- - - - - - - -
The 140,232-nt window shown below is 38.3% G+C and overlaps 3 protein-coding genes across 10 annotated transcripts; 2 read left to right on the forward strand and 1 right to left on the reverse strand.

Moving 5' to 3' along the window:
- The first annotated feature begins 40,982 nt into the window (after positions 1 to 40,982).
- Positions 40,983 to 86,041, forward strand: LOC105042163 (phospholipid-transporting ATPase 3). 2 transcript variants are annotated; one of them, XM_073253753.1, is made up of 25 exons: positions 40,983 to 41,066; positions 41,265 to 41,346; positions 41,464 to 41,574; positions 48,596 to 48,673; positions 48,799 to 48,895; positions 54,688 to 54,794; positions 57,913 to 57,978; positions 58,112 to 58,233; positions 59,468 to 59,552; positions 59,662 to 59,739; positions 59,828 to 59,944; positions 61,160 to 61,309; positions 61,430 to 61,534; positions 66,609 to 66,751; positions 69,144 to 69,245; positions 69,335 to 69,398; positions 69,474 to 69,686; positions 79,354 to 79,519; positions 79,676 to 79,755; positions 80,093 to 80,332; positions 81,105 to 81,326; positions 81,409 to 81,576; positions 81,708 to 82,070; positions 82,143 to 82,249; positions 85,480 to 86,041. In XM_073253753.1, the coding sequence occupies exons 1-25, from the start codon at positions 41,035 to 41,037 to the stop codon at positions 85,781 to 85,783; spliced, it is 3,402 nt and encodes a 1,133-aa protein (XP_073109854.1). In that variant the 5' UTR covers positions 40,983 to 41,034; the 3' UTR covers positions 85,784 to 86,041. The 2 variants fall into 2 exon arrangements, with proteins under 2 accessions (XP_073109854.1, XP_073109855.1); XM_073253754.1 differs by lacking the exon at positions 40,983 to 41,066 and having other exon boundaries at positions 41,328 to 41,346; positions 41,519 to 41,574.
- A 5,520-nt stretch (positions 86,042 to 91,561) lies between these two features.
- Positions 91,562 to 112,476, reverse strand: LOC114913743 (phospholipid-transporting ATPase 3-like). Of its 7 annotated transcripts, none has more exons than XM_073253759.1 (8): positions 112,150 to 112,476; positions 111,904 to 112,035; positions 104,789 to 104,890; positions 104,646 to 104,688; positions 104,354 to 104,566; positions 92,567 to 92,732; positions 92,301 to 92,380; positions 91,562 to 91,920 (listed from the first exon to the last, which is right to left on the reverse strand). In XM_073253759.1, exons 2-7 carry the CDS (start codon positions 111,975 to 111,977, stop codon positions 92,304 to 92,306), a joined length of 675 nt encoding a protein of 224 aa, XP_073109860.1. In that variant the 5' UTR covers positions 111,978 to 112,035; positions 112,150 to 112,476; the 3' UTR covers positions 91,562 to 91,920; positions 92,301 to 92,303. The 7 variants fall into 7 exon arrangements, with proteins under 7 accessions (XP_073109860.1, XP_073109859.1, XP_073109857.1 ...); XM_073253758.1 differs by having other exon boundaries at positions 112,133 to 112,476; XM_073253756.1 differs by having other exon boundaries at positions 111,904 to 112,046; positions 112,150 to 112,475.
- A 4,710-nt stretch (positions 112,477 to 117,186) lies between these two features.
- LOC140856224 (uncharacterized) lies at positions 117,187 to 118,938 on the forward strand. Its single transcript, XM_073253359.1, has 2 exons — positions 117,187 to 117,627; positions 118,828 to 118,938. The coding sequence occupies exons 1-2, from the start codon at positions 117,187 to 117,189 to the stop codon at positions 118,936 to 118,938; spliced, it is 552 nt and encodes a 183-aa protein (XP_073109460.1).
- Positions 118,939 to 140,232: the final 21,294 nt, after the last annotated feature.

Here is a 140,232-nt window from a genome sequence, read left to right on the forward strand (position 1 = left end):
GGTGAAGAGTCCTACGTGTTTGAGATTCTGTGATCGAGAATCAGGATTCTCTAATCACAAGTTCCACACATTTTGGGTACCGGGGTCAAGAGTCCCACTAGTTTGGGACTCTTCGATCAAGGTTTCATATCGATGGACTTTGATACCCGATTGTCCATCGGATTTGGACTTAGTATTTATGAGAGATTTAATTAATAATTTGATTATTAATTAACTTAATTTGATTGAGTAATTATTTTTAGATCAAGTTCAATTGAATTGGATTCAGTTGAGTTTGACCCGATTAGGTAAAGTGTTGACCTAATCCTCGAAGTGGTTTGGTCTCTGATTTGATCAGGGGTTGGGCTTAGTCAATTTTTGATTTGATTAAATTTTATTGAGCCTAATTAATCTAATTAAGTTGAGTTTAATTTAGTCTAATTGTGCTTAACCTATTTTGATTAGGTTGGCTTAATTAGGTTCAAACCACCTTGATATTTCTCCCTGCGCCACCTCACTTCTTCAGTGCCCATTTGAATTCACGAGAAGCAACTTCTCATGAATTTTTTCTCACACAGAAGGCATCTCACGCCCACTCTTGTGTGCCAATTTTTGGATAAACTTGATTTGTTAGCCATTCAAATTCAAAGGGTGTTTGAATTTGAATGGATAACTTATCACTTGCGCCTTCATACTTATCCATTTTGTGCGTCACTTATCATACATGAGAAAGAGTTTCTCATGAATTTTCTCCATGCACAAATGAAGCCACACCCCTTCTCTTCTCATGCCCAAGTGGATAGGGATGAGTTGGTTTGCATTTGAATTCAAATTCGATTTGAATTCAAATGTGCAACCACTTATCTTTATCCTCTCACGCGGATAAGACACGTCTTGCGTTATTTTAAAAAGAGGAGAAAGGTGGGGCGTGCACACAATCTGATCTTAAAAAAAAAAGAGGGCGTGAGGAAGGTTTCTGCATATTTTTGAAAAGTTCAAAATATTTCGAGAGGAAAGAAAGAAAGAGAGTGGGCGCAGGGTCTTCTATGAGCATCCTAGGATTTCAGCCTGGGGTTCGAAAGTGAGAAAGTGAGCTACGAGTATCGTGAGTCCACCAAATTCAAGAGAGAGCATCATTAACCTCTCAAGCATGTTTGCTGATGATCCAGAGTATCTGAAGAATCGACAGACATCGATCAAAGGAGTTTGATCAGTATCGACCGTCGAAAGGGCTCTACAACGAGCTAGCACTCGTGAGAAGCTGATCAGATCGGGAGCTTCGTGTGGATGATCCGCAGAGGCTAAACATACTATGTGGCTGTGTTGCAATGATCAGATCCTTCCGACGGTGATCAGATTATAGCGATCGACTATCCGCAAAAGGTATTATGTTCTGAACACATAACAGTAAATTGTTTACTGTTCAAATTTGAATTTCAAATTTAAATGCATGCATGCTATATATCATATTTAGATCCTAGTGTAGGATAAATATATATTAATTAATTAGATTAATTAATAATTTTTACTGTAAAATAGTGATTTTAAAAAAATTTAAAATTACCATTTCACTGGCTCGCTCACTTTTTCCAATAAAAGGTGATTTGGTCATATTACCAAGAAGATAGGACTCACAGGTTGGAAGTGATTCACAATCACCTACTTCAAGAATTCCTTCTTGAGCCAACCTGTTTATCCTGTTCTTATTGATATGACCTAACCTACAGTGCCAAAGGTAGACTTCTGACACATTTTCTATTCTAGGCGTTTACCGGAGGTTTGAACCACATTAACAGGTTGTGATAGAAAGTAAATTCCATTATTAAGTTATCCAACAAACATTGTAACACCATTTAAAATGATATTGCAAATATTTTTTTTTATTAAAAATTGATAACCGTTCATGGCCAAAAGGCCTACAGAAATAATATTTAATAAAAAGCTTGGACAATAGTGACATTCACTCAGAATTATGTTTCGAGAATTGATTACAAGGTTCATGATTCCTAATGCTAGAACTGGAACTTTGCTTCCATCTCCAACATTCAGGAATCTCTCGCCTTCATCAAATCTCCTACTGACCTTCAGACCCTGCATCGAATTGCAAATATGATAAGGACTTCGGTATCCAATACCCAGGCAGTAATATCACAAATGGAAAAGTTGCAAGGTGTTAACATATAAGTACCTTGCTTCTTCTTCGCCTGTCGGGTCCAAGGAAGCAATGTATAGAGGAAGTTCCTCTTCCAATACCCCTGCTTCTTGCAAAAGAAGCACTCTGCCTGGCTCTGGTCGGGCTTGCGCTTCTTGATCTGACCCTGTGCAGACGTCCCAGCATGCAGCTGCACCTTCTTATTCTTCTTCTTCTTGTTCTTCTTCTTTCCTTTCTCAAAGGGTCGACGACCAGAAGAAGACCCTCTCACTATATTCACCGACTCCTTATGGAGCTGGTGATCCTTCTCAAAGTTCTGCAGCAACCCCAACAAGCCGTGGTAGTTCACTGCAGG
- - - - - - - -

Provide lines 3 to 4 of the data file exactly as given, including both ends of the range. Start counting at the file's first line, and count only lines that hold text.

- The first annotated feature begins 40,982 nt into the window (after positions 1 to 40,982).
- Positions 40,983 to 86,041, forward strand: LOC105042163 (phospholipid-transporting ATPase 3). 2 transcript variants are annotated; one of them, XM_073253753.1, is made up of 25 exons: positions 40,983 to 41,066; positions 41,265 to 41,346; positions 41,464 to 41,574; positions 48,596 to 48,673; positions 48,799 to 48,895; positions 54,688 to 54,794; positions 57,913 to 57,978; positions 58,112 to 58,233; positions 59,468 to 59,552; positions 59,662 to 59,739; positions 59,828 to 59,944; positions 61,160 to 61,309; positions 61,430 to 61,534; positions 66,609 to 66,751; positions 69,144 to 69,245; positions 69,335 to 69,398; positions 69,474 to 69,686; positions 79,354 to 79,519; positions 79,676 to 79,755; positions 80,093 to 80,332; positions 81,105 to 81,326; positions 81,409 to 81,576; positions 81,708 to 82,070; positions 82,143 to 82,249; positions 85,480 to 86,041. In XM_073253753.1, the coding sequence occupies exons 1-25, from the start codon at positions 41,035 to 41,037 to the stop codon at positions 85,781 to 85,783; spliced, it is 3,402 nt and encodes a 1,133-aa protein (XP_073109854.1). In that variant the 5' UTR covers positions 40,983 to 41,034; the 3' UTR covers positions 85,784 to 86,041. The 2 variants fall into 2 exon arrangements, with proteins under 2 accessions (XP_073109854.1, XP_073109855.1); XM_073253754.1 differs by lacking the exon at positions 40,983 to 41,066 and having other exon boundaries at positions 41,328 to 41,346; positions 41,519 to 41,574.